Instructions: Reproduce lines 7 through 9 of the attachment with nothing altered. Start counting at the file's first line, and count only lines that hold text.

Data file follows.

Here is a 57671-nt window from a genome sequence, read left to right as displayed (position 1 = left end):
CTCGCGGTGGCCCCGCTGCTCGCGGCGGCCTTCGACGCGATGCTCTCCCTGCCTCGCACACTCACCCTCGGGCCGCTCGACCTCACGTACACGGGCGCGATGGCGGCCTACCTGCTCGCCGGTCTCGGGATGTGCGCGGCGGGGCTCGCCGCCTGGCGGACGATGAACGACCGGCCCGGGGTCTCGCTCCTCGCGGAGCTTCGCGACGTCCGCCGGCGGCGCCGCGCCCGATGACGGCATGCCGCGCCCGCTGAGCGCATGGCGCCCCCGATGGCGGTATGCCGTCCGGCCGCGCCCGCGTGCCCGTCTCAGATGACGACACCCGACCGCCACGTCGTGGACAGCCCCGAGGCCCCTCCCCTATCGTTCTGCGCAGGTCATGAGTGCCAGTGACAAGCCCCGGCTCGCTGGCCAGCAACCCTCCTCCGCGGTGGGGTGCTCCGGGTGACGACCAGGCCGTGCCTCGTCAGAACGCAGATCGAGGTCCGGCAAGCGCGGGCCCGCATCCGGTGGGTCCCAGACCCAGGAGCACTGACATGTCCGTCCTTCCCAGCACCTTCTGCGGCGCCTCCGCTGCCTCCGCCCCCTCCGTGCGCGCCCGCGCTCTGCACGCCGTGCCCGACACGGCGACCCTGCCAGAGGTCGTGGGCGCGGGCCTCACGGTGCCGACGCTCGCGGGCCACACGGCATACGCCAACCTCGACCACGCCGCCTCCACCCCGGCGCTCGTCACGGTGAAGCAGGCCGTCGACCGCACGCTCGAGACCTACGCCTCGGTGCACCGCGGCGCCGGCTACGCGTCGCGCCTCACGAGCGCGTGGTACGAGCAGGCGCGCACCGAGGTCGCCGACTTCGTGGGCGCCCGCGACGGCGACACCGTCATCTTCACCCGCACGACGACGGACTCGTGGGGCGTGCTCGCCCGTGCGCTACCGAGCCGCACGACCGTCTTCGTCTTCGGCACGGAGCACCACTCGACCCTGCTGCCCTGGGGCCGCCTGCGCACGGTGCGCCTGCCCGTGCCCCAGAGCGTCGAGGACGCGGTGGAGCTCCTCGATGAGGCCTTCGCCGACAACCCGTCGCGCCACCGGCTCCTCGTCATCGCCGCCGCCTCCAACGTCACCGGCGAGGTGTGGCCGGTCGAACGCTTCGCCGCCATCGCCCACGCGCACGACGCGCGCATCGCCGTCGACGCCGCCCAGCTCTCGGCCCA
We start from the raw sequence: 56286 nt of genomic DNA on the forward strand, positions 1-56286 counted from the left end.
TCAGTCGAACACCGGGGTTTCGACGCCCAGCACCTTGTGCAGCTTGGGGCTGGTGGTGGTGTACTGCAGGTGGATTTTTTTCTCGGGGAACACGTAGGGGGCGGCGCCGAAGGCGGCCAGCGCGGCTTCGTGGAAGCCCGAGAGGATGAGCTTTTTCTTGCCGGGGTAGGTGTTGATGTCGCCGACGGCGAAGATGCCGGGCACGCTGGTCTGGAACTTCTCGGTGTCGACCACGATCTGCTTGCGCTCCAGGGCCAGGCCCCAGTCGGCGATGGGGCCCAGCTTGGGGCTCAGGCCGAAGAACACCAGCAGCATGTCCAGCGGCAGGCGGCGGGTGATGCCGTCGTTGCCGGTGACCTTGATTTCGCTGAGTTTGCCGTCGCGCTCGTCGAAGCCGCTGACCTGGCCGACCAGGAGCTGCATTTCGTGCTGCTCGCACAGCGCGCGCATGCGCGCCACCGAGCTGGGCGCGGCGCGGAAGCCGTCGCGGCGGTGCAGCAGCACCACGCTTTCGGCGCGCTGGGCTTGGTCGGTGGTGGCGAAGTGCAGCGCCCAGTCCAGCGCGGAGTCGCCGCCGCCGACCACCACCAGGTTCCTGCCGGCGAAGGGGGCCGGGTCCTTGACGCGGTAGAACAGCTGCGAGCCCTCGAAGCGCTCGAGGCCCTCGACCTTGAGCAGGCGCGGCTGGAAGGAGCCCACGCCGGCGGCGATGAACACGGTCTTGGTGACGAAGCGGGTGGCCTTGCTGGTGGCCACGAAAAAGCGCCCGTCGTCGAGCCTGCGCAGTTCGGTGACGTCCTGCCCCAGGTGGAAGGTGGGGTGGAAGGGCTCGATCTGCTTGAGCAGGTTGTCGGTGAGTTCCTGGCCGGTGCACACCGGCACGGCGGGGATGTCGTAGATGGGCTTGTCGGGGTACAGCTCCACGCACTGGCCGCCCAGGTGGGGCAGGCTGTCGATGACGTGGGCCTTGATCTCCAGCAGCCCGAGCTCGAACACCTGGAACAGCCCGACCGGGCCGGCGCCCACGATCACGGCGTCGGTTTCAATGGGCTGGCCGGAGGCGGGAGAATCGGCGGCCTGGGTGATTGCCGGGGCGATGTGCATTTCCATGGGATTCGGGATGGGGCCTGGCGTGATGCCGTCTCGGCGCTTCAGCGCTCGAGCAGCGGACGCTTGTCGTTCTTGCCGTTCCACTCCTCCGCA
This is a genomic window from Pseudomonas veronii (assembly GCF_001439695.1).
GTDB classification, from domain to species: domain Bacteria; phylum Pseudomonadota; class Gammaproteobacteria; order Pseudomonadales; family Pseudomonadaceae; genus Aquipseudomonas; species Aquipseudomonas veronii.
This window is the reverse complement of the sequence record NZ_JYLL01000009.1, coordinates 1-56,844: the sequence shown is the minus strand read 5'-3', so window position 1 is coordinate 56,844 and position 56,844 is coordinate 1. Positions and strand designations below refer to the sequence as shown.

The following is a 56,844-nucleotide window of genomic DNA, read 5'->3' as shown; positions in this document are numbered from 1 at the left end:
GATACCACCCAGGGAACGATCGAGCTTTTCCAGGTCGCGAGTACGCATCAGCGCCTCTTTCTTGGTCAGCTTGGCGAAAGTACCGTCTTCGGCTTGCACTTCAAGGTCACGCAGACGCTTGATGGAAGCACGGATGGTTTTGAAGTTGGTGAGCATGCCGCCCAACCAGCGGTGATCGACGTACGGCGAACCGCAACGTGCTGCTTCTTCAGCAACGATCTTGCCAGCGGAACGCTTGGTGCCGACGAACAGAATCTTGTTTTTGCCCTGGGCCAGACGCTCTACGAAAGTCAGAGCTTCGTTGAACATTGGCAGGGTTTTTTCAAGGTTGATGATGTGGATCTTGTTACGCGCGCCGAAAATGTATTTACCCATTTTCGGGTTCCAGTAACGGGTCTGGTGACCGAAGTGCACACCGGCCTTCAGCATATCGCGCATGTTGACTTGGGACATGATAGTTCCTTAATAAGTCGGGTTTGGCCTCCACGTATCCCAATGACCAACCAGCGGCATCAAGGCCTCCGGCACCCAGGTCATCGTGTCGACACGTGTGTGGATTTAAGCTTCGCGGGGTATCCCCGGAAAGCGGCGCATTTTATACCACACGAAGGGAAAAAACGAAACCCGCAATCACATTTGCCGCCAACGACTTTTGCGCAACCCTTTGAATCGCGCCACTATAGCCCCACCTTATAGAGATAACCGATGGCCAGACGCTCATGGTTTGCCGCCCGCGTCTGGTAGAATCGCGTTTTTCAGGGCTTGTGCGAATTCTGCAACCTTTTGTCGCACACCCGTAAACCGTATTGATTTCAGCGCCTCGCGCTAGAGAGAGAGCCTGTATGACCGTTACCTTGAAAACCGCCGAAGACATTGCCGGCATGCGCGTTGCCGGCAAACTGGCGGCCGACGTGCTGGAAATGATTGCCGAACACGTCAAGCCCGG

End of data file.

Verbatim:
This window is the reverse complement of the sequence record NZ_JYLL01000009.1, coordinates 1-56,844: the sequence shown is the minus strand read 5'-3', so window position 1 is coordinate 56,844 and position 56,844 is coordinate 1. Positions and strand designations below refer to the sequence as shown.

The following is a 56,844-nucleotide window of genomic DNA, read 5'->3' as shown; positions in this document are numbered from 1 at the left end:
GATACCACCCAGGGAACGATCGAGCTTTTCCAGGTCGCGAGTACGCATCAGCGCCTCTTTCTTGGTCAGCTTGGCGAAAGTACCGTCTTCGGCTTGCACTTCAAGGTCACGCAGACGCTTGATGGAAGCACGGATGGTTTTGAAGTTGGTGAGCATGCCGCCCAACCAGCGGTGATCGACGTACGGCGAACCGCAACGTGCTGCTTCTTCAGCAACGATCTTGCCAGCGGAACGCTTGGTGCCGACGAACAGAATCTTGTTTTTGCCCTGGGCCAGACGCTCTACGAAAGTCAGAGCTTCGTTGAACATTGGCAGGGTTTTTTCAAGGTTGATGATGTGGATCTTGTTACGCGCGCCGAAAATGTATTTACCCATTTTCGGGTTCCAGTAACGGGTCTGGTGACCGAAGTGCACACCGGCCTTCAGCATATCGCGCATGTTGACTTGGGACATGATAGTTCCTTAATAAGTCGGGTTTGGCCTCCACGTATCCCAATGACCAACCAGCGGCATCAAGGCCTCCGGCACCCAGGTCATCGTGTCGACACGTGTGTGGATTTAAGCTTCGCGGGGTATCCCCGGAAAGCGGCGCATTTTATACCACACGAAGGGAAAAAACGAAACCCGCAATCACATTTGCCGCCAACGACTTTTGCGCAACCCTTTGAATCGCGCCACTATAGCCCCACCTTATAGAGATAACCGATGGCCAGACGCTCATGGTTTGCCGCCCGCGTCTGGTAGAATCGCGTTTTTCAGGGCTTGTGCGAATTCTGCAACCTTTTGTCGCACACCCGTAAACCGTATTGATTTCAGCGCCTCGCGCTAGAGAGAGAGCCTGTATGACCGTTACCTTGAAAACCGCCGAAGACATTGCCGGCATGCGCGTTGCCGGCAAACTGGCGGCCGACGTGCTGGAAATGATTGCCGAACACGTCAAGCCCGG